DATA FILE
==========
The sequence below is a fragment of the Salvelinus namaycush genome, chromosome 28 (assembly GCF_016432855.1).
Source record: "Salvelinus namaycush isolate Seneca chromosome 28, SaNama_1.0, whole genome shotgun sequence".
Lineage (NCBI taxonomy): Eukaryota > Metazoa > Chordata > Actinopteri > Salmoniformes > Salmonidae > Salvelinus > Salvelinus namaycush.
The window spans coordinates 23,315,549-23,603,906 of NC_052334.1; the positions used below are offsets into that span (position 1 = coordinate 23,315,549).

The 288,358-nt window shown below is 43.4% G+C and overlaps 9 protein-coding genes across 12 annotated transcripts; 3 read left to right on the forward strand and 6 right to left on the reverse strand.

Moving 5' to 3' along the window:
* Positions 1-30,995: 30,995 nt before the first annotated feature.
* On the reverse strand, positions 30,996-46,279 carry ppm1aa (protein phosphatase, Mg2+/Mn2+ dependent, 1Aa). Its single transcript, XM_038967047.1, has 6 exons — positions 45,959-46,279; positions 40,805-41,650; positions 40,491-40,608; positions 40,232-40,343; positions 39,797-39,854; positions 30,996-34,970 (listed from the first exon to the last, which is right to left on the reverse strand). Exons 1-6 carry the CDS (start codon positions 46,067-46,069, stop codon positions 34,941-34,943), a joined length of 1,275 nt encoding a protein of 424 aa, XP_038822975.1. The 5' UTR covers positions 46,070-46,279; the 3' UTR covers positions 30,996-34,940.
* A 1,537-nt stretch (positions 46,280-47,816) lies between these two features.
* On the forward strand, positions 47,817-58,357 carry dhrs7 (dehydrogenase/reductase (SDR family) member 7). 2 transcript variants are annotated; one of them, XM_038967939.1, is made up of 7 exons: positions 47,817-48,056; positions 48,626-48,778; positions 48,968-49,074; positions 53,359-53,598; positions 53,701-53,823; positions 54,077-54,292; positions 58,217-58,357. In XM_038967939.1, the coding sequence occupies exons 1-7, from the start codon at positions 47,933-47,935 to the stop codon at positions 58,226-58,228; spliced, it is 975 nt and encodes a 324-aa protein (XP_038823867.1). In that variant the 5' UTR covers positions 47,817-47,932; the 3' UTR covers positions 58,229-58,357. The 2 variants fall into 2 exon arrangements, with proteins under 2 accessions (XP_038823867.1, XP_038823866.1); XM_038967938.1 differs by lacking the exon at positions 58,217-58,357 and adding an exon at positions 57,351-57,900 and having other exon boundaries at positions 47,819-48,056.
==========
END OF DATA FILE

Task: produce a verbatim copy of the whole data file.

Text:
The sequence below is a fragment of the Salvelinus namaycush genome, chromosome 28 (assembly GCF_016432855.1).
Source record: "Salvelinus namaycush isolate Seneca chromosome 28, SaNama_1.0, whole genome shotgun sequence".
Lineage (NCBI taxonomy): Eukaryota > Metazoa > Chordata > Actinopteri > Salmoniformes > Salmonidae > Salvelinus > Salvelinus namaycush.
The window spans coordinates 23,315,549-23,603,906 of NC_052334.1; the positions used below are offsets into that span (position 1 = coordinate 23,315,549).

The 288,358-nt window shown below is 43.4% G+C and overlaps 9 protein-coding genes across 12 annotated transcripts; 3 read left to right on the forward strand and 6 right to left on the reverse strand.

Moving 5' to 3' along the window:
* Positions 1-30,995: 30,995 nt before the first annotated feature.
* On the reverse strand, positions 30,996-46,279 carry ppm1aa (protein phosphatase, Mg2+/Mn2+ dependent, 1Aa). Its single transcript, XM_038967047.1, has 6 exons — positions 45,959-46,279; positions 40,805-41,650; positions 40,491-40,608; positions 40,232-40,343; positions 39,797-39,854; positions 30,996-34,970 (listed from the first exon to the last, which is right to left on the reverse strand). Exons 1-6 carry the CDS (start codon positions 46,067-46,069, stop codon positions 34,941-34,943), a joined length of 1,275 nt encoding a protein of 424 aa, XP_038822975.1. The 5' UTR covers positions 46,070-46,279; the 3' UTR covers positions 30,996-34,940.
* A 1,537-nt stretch (positions 46,280-47,816) lies between these two features.
* On the forward strand, positions 47,817-58,357 carry dhrs7 (dehydrogenase/reductase (SDR family) member 7). 2 transcript variants are annotated; one of them, XM_038967939.1, is made up of 7 exons: positions 47,817-48,056; positions 48,626-48,778; positions 48,968-49,074; positions 53,359-53,598; positions 53,701-53,823; positions 54,077-54,292; positions 58,217-58,357. In XM_038967939.1, the coding sequence occupies exons 1-7, from the start codon at positions 47,933-47,935 to the stop codon at positions 58,226-58,228; spliced, it is 975 nt and encodes a 324-aa protein (XP_038823867.1). In that variant the 5' UTR covers positions 47,817-47,932; the 3' UTR covers positions 58,229-58,357. The 2 variants fall into 2 exon arrangements, with proteins under 2 accessions (XP_038823867.1, XP_038823866.1); XM_038967938.1 differs by lacking the exon at positions 58,217-58,357 and adding an exon at positions 57,351-57,900 and having other exon boundaries at positions 47,819-48,056.